Author dabrahams
Recipients brian.curtin, dabrahams, eric.smith, ncoghlan, pitrou, tim.golden
Date 2012-03-12.17:59:51
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Message-id <1331575192.82.0.86730352066.issue14243@psf.upfronthosting.co.za>
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Nick, not to belabor this, but I guess you don't understand the use-case in question very well, or you'd see that delete=False doesn't cover it.

The use case is this: I have to write a test for a function that takes a filename as a parameter and opens and reads from the file with that name.  The test should conjure up an appropriate file, call the function, check the results, and clean up the file afterwards.  It doesn't matter when the file gets cleaned up, as long as it is cleaned up "eventually."  Having to explicitly delete the file is exactly the kind of boilerplate one wants to avoid in situations like this.

Even if Windows allows a file to be opened for reading (in some circumstances) when it is already open for writing, it isn't hard to imagine that Python might someday have to support an OS that didn't allow it under any circumstances.  It is also a bit perverse to have to keep the file open for writing after you're definitively done writing it, just to prevent it from being deleted prematurely.  I can understand most of the arguments you make against close-without-delete, except those (like the above) that seem to come from a "you shouldn't want that; it's just wrong" stance.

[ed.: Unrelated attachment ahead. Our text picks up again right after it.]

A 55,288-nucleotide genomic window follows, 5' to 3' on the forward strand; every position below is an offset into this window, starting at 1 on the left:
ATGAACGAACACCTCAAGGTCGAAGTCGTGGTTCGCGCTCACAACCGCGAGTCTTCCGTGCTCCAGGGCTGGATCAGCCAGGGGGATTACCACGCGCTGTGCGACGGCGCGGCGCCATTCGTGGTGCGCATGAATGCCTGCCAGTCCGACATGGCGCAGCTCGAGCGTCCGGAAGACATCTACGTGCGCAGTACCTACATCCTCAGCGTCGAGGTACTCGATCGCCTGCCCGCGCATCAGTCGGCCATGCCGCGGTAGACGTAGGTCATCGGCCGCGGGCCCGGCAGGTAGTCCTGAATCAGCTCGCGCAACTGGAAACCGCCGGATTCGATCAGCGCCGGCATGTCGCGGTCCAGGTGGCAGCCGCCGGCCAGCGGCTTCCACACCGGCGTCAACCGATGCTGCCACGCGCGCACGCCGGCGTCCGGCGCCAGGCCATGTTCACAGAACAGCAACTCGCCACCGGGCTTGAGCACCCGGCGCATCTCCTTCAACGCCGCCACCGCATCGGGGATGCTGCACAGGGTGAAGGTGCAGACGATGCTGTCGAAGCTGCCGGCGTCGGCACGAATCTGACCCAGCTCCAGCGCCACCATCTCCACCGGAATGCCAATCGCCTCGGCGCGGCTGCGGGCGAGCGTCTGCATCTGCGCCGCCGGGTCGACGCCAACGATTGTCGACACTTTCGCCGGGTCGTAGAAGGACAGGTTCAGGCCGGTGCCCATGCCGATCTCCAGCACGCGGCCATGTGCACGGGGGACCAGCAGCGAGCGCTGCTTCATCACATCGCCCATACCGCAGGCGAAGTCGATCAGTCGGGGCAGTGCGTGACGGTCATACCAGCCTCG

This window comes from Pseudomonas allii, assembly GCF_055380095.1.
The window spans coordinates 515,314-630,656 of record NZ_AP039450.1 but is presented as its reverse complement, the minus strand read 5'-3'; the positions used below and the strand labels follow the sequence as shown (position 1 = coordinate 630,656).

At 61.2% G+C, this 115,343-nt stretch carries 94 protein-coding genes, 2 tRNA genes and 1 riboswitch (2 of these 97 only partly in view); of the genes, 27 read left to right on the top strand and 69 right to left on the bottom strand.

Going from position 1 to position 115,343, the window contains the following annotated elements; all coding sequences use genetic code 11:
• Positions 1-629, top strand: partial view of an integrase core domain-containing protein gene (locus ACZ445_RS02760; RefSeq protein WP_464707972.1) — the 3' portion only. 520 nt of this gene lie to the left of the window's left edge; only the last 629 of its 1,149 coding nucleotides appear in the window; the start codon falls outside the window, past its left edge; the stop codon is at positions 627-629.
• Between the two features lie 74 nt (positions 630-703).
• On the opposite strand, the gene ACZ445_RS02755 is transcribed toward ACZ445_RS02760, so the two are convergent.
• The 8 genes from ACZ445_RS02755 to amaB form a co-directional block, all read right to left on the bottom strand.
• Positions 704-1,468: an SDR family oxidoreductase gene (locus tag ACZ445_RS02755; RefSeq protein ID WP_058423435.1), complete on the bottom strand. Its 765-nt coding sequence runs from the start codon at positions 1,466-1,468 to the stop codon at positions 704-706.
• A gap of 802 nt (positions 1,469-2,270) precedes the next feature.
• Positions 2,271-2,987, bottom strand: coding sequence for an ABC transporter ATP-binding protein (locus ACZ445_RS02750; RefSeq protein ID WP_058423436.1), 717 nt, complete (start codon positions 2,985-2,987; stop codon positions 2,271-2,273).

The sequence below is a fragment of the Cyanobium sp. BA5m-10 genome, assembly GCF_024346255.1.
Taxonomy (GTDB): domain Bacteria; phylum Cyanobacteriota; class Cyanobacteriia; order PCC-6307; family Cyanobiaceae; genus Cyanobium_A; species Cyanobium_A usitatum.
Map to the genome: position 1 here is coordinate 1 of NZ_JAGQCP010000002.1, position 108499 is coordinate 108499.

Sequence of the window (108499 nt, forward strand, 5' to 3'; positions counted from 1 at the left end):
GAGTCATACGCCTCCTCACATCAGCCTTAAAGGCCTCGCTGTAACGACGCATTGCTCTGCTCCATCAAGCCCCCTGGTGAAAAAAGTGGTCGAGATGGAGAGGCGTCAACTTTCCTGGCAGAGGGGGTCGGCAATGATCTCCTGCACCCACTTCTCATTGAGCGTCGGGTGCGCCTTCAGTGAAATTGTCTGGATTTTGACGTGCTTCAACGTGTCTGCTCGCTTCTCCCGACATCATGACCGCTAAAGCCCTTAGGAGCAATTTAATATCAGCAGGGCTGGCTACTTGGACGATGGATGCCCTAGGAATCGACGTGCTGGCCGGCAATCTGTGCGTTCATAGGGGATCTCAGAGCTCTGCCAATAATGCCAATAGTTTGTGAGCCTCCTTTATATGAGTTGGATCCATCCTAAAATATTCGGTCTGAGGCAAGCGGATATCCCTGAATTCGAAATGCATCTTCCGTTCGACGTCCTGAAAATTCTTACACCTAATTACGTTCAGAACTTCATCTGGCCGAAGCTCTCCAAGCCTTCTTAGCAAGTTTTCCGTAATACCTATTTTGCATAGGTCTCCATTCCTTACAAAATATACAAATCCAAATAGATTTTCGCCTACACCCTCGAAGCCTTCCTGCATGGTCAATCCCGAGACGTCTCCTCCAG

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2012-03-12 17:59:52dabrahamssetrecipients: + dabrahams, ncoghlan, pitrou, eric.smith, tim.golden, brian.curtin
2012-03-12 17:59:52dabrahamssetmessageid: <1331575192.82.0.86730352066.issue14243@psf.upfronthosting.co.za>
2012-03-12 17:59:52dabrahamslinkissue14243 messages
2012-03-12 17:59:51dabrahamscreate